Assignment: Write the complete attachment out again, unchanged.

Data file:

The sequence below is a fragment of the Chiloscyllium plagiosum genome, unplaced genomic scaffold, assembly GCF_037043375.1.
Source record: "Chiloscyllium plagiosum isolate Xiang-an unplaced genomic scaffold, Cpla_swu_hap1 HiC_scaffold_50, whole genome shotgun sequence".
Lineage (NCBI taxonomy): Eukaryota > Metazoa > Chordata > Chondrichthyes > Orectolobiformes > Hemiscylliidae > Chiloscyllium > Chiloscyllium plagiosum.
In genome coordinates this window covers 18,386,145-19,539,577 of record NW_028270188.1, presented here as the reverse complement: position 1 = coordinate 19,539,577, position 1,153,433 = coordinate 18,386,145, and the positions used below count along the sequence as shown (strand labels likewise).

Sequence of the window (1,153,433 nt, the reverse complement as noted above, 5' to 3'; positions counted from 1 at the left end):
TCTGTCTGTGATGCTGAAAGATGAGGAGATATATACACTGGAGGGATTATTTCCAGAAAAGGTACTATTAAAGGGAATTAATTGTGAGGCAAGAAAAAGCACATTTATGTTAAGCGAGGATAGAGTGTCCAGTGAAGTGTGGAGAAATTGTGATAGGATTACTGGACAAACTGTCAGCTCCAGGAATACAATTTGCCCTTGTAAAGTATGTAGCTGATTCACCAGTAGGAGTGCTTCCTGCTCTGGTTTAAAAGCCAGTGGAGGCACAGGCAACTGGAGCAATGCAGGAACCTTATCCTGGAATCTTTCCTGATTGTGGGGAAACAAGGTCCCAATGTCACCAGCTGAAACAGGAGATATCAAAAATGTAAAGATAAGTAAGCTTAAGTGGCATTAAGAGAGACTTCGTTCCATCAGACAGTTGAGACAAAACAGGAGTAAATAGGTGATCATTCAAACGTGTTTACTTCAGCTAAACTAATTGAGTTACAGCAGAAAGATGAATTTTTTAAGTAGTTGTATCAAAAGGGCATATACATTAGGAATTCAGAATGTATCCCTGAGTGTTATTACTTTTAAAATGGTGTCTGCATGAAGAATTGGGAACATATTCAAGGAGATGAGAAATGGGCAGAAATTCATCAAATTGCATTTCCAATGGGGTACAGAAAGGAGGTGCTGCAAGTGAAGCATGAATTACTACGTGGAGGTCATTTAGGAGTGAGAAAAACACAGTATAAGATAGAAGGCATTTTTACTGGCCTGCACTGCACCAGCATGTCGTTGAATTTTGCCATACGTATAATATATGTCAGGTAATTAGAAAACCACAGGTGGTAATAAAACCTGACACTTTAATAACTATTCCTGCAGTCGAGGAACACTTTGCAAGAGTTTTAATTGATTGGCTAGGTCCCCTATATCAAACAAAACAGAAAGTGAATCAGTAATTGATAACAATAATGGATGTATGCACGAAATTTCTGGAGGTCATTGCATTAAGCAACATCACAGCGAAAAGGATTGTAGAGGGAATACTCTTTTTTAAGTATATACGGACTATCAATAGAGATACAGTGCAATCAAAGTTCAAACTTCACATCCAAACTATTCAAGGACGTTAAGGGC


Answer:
The sequence below is a fragment of the Chiloscyllium plagiosum genome, unplaced genomic scaffold, assembly GCF_037043375.1.
Source record: "Chiloscyllium plagiosum isolate Xiang-an unplaced genomic scaffold, Cpla_swu_hap1 HiC_scaffold_50, whole genome shotgun sequence".
Lineage (NCBI taxonomy): Eukaryota > Metazoa > Chordata > Chondrichthyes > Orectolobiformes > Hemiscylliidae > Chiloscyllium > Chiloscyllium plagiosum.
In genome coordinates this window covers 18,386,145-19,539,577 of record NW_028270188.1, presented here as the reverse complement: position 1 = coordinate 19,539,577, position 1,153,433 = coordinate 18,386,145, and the positions used below count along the sequence as shown (strand labels likewise).

Sequence of the window (1,153,433 nt, the reverse complement as noted above, 5' to 3'; positions counted from 1 at the left end):
TCTGTCTGTGATGCTGAAAGATGAGGAGATATATACACTGGAGGGATTATTTCCAGAAAAGGTACTATTAAAGGGAATTAATTGTGAGGCAAGAAAAAGCACATTTATGTTAAGCGAGGATAGAGTGTCCAGTGAAGTGTGGAGAAATTGTGATAGGATTACTGGACAAACTGTCAGCTCCAGGAATACAATTTGCCCTTGTAAAGTATGTAGCTGATTCACCAGTAGGAGTGCTTCCTGCTCTGGTTTAAAAGCCAGTGGAGGCACAGGCAACTGGAGCAATGCAGGAACCTTATCCTGGAATCTTTCCTGATTGTGGGGAAACAAGGTCCCAATGTCACCAGCTGAAACAGGAGATATCAAAAATGTAAAGATAAGTAAGCTTAAGTGGCATTAAGAGAGACTTCGTTCCATCAGACAGTTGAGACAAAACAGGAGTAAATAGGTGATCATTCAAACGTGTTTACTTCAGCTAAACTAATTGAGTTACAGCAGAAAGATGAATTTTTTAAGTAGTTGTATCAAAAGGGCATATACATTAGGAATTCAGAATGTATCCCTGAGTGTTATTACTTTTAAAATGGTGTCTGCATGAAGAATTGGGAACATATTCAAGGAGATGAGAAATGGGCAGAAATTCATCAAATTGCATTTCCAATGGGGTACAGAAAGGAGGTGCTGCAAGTGAAGCATGAATTACTACGTGGAGGTCATTTAGGAGTGAGAAAAACACAGTATAAGATAGAAGGCATTTTTACTGGCCTGCACTGCACCAGCATGTCGTTGAATTTTGCCATACGTATAATATATGTCAGGTAATTAGAAAACCACAGGTGGTAATAAAACCTGACACTTTAATAACTATTCCTGCAGTCGAGGAACACTTTGCAAGAGTTTTAATTGATTGGCTAGGTCCCCTATATCAAACAAAACAGAAAGTGAATCAGTAATTGATAACAATAATGGATGTATGCACGAAATTTCTGGAGGTCATTGCATTAAGCAACATCACAGCGAAAAGGATTGTAGAGGGAATACTCTTTTTTAAGTATATACGGACTATCAATAGAGATACAGTGCAATCAAAGTTCAAACTTCACATCCAAACTATTCAAGGACGTTAAGGGC